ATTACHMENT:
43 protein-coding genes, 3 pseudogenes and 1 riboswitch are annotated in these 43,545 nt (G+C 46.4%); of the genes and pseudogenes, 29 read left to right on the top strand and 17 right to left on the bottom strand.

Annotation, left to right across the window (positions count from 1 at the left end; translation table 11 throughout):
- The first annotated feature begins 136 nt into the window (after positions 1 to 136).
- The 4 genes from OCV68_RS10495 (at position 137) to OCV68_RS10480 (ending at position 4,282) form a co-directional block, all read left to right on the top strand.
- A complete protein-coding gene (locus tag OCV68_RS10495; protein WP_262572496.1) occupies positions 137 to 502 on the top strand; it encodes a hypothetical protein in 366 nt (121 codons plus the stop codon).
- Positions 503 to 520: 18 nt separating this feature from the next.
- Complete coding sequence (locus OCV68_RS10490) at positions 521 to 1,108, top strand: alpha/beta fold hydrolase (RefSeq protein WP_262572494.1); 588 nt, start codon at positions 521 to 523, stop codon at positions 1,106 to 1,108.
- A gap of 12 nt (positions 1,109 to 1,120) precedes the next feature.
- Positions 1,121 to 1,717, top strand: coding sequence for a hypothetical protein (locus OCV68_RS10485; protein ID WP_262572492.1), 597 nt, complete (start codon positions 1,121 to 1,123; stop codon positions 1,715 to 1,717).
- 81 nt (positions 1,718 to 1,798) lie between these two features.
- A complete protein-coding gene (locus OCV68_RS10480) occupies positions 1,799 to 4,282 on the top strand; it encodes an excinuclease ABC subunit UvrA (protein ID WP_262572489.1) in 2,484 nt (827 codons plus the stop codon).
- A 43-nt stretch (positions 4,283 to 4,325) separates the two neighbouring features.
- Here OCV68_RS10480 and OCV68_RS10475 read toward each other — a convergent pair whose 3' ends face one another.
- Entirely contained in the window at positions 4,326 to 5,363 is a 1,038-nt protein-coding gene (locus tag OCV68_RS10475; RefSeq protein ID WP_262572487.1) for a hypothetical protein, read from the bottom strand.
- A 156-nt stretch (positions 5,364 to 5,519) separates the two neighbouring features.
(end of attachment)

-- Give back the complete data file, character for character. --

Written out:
43 protein-coding genes, 3 pseudogenes and 1 riboswitch are annotated in these 43,545 nt (G+C 46.4%); of the genes and pseudogenes, 29 read left to right on the top strand and 17 right to left on the bottom strand.

Annotation, left to right across the window (positions count from 1 at the left end; translation table 11 throughout):
- The first annotated feature begins 136 nt into the window (after positions 1 to 136).
- The 4 genes from OCV68_RS10495 (at position 137) to OCV68_RS10480 (ending at position 4,282) form a co-directional block, all read left to right on the top strand.
- A complete protein-coding gene (locus tag OCV68_RS10495; protein WP_262572496.1) occupies positions 137 to 502 on the top strand; it encodes a hypothetical protein in 366 nt (121 codons plus the stop codon).
- Positions 503 to 520: 18 nt separating this feature from the next.
- Complete coding sequence (locus OCV68_RS10490) at positions 521 to 1,108, top strand: alpha/beta fold hydrolase (RefSeq protein WP_262572494.1); 588 nt, start codon at positions 521 to 523, stop codon at positions 1,106 to 1,108.
- A gap of 12 nt (positions 1,109 to 1,120) precedes the next feature.
- Positions 1,121 to 1,717, top strand: coding sequence for a hypothetical protein (locus OCV68_RS10485; protein ID WP_262572492.1), 597 nt, complete (start codon positions 1,121 to 1,123; stop codon positions 1,715 to 1,717).
- 81 nt (positions 1,718 to 1,798) lie between these two features.
- A complete protein-coding gene (locus OCV68_RS10480) occupies positions 1,799 to 4,282 on the top strand; it encodes an excinuclease ABC subunit UvrA (protein ID WP_262572489.1) in 2,484 nt (827 codons plus the stop codon).
- A 43-nt stretch (positions 4,283 to 4,325) separates the two neighbouring features.
- Here OCV68_RS10480 and OCV68_RS10475 read toward each other — a convergent pair whose 3' ends face one another.
- Entirely contained in the window at positions 4,326 to 5,363 is a 1,038-nt protein-coding gene (locus tag OCV68_RS10475; RefSeq protein ID WP_262572487.1) for a hypothetical protein, read from the bottom strand.
- A 156-nt stretch (positions 5,364 to 5,519) separates the two neighbouring features.